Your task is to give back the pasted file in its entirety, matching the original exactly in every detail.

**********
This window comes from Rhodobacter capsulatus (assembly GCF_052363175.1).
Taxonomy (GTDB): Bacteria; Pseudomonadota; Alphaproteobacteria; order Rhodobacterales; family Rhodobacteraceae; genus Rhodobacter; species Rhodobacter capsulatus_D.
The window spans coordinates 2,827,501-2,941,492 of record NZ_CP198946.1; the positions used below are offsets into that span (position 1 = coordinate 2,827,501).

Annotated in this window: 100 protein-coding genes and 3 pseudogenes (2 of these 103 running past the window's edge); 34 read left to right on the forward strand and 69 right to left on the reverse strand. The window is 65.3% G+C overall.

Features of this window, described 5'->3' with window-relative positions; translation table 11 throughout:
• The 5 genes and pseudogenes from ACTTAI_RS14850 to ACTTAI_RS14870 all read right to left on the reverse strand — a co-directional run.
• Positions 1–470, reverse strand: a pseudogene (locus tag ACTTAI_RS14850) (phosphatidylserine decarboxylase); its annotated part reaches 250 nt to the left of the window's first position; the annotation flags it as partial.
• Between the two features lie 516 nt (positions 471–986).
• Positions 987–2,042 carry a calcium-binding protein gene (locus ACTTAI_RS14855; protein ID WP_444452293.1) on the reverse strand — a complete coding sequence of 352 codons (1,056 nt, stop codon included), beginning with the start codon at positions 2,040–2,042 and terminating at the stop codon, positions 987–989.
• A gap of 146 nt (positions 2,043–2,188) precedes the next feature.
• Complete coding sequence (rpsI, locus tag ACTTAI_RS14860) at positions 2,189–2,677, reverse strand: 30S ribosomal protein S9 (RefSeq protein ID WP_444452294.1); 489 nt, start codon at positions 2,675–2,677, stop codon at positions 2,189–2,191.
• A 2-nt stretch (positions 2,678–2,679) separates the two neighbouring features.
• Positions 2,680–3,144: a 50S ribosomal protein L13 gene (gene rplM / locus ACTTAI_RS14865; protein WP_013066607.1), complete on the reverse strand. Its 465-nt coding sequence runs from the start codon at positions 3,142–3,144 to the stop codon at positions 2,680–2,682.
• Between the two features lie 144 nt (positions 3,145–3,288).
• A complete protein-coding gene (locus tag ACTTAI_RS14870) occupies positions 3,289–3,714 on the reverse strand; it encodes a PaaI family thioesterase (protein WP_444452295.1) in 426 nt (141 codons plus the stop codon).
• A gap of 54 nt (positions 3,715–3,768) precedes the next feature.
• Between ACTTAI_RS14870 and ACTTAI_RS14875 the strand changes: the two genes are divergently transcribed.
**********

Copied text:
This window comes from Rhodobacter capsulatus (assembly GCF_052363175.1).
Taxonomy (GTDB): Bacteria; Pseudomonadota; Alphaproteobacteria; order Rhodobacterales; family Rhodobacteraceae; genus Rhodobacter; species Rhodobacter capsulatus_D.
The window spans coordinates 2,827,501-2,941,492 of record NZ_CP198946.1; the positions used below are offsets into that span (position 1 = coordinate 2,827,501).

Annotated in this window: 100 protein-coding genes and 3 pseudogenes (2 of these 103 running past the window's edge); 34 read left to right on the forward strand and 69 right to left on the reverse strand. The window is 65.3% G+C overall.

Features of this window, described 5'->3' with window-relative positions; translation table 11 throughout:
• The 5 genes and pseudogenes from ACTTAI_RS14850 to ACTTAI_RS14870 all read right to left on the reverse strand — a co-directional run.
• Positions 1–470, reverse strand: a pseudogene (locus tag ACTTAI_RS14850) (phosphatidylserine decarboxylase); its annotated part reaches 250 nt to the left of the window's first position; the annotation flags it as partial.
• Between the two features lie 516 nt (positions 471–986).
• Positions 987–2,042 carry a calcium-binding protein gene (locus ACTTAI_RS14855; protein ID WP_444452293.1) on the reverse strand — a complete coding sequence of 352 codons (1,056 nt, stop codon included), beginning with the start codon at positions 2,040–2,042 and terminating at the stop codon, positions 987–989.
• A gap of 146 nt (positions 2,043–2,188) precedes the next feature.
• Complete coding sequence (rpsI, locus tag ACTTAI_RS14860) at positions 2,189–2,677, reverse strand: 30S ribosomal protein S9 (RefSeq protein ID WP_444452294.1); 489 nt, start codon at positions 2,675–2,677, stop codon at positions 2,189–2,191.
• A 2-nt stretch (positions 2,678–2,679) separates the two neighbouring features.
• Positions 2,680–3,144: a 50S ribosomal protein L13 gene (gene rplM / locus ACTTAI_RS14865; protein WP_013066607.1), complete on the reverse strand. Its 465-nt coding sequence runs from the start codon at positions 3,142–3,144 to the stop codon at positions 2,680–2,682.
• Between the two features lie 144 nt (positions 3,145–3,288).
• A complete protein-coding gene (locus tag ACTTAI_RS14870) occupies positions 3,289–3,714 on the reverse strand; it encodes a PaaI family thioesterase (protein WP_444452295.1) in 426 nt (141 codons plus the stop codon).
• A gap of 54 nt (positions 3,715–3,768) precedes the next feature.
• Between ACTTAI_RS14870 and ACTTAI_RS14875 the strand changes: the two genes are divergently transcribed.